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12 Arrested at Enbridge Tar Sands Pipeline Expansion Site in Michigan
Michigan Coalition Against Tar Sands (MI-CATS) took direct action near Stockbridge, MI, yesterday, to halt construction of the Tar Sands pipeline 6B expansion project of Canadian corporation Enbridge. With the moral and financial support of affected homeowners and others nationwide, MI-CATS took a courageous stand against the expansion of dirty Alberta tar sands oil at the Enbridge construction site, directly across the street from their Stockbridge pumping station, west of M-52.
Arriving before Enbridge employees working on pipeline 6B expansion, more than 40 Michiganders came to oppose the infamous corporation’s flagrant expansion of the very same pipeline that spilled out into the Kalamazoo River only three years ago. While Enbridge claims that they have restored the river since the spill, it is no excuse to expand the pipeline. Expanding the pipeline increases the risk for everyone.
Residents halted Enbridge’s construction plans for seven hours by forming soft blockades at two locations while four physically chained themselves construction equipment used to cut the landscape for the massive flow of dirty fossil fuels by an industry bent on putting profit before planet and people. At least 12 people were arrested including four people locked down to construction equipment along with their medical support team. There were no injuries and no destruction of property, and all charges against those arrested were non-violent, ranging from alleged trespassing to alleged resisting and obstructing.
This act of civil disobedience came after the exhaustion of every method within the law, as it has become apparent from our experiences all throughout the state. Our state government is ready to set aside its own laws and legal processes to accommodate this foreign corporation.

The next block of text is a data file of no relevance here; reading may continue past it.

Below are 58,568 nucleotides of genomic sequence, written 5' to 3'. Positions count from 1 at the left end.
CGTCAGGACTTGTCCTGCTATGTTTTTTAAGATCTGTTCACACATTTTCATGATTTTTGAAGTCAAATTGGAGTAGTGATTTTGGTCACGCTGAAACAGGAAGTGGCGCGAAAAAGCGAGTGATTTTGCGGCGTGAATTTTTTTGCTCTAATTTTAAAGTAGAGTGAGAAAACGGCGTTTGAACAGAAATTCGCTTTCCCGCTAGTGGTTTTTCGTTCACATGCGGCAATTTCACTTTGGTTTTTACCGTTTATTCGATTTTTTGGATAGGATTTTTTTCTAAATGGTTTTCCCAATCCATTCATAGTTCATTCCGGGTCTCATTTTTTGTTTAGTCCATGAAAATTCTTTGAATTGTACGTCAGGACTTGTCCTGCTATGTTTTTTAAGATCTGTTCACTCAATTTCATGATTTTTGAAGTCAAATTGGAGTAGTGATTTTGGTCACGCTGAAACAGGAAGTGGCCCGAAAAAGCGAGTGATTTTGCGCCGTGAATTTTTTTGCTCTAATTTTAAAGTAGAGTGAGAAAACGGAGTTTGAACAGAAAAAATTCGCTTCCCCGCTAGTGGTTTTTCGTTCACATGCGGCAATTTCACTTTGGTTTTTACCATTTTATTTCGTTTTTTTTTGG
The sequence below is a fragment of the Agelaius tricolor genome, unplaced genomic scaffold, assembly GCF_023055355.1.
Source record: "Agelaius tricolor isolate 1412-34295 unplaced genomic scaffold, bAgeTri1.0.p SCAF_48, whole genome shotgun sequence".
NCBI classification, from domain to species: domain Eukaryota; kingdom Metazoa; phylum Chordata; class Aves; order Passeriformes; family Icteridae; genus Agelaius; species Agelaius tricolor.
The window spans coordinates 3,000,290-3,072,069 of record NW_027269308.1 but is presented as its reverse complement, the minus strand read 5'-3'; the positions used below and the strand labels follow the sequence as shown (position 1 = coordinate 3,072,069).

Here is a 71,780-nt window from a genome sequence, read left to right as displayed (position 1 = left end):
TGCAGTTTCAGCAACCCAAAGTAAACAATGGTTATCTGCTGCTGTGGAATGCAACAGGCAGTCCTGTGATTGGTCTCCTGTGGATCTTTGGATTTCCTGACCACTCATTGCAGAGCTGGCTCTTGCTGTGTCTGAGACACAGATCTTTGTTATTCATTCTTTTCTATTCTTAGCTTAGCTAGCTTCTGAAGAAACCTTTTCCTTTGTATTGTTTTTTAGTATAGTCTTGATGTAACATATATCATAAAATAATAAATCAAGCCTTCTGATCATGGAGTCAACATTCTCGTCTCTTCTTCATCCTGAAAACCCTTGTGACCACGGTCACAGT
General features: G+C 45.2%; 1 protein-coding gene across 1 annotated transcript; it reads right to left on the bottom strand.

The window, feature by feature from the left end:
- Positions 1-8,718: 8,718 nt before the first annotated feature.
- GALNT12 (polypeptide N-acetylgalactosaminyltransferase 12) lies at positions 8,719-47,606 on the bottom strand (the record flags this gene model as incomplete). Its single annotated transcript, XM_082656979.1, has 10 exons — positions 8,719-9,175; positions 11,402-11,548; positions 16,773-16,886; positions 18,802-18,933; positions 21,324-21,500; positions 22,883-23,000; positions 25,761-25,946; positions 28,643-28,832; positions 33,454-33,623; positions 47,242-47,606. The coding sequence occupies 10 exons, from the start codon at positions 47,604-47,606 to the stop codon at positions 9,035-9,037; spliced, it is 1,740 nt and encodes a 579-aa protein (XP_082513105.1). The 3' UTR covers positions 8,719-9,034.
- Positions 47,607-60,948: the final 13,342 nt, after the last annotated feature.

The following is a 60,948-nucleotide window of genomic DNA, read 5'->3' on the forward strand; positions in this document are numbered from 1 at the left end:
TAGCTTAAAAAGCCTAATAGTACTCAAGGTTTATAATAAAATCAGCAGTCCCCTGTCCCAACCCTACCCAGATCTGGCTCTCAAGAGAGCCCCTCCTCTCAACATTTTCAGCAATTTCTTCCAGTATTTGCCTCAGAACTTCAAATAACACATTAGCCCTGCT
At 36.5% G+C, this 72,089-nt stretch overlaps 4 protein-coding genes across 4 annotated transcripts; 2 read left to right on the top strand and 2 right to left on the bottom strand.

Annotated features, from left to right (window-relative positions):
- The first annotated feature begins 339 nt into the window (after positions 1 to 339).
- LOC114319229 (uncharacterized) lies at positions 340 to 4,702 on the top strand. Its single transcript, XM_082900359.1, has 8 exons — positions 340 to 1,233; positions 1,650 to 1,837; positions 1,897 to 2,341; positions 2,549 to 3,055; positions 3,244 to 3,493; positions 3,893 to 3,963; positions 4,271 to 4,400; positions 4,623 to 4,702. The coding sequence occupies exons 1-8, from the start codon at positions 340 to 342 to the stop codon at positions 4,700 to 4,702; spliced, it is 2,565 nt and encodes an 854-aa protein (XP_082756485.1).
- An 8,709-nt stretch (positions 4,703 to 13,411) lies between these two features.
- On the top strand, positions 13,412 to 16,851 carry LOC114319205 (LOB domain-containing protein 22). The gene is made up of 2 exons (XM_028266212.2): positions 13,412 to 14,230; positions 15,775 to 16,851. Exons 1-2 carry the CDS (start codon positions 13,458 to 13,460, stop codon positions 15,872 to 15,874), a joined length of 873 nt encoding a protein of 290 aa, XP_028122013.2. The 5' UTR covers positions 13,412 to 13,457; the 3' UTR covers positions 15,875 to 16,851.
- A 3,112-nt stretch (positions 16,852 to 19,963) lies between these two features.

Enbridge itself has consistently demonstrated that their sole priority is their own bottom line, not the health and safety of the people of Michigan, our ecosystem or even their own workers.
Michigan Coalition Against Tar Sands seeks to unite the people of Michigan toward the common goal of stopping all transportation of tar sands oil in the state and advocating against the production and transportation of tar sands everywhere. We work in solidarity with the global movement against harsh fossil fuel extractive practices.
According to protestor William Lawrence of East Lansing:
"This pipeline is a disaster for Michigan’s water and the global climate. I’m blockading this pipeline to prevent the next spill because I care about Michigan’s air and water. People all over the world are taking action in their own community this Fearless Summer. We need to leave all fossil fuels in the ground.”
We will not allow Canadian tar sands to pass through our backyards. We will no longer allow the same Canadian corporation responsible for the tar sands which still lie at the bottom of our Kalamazoo River to place all of us at risk. We are taking this action to protect from another spill and to ensure a livable planet for generations to come.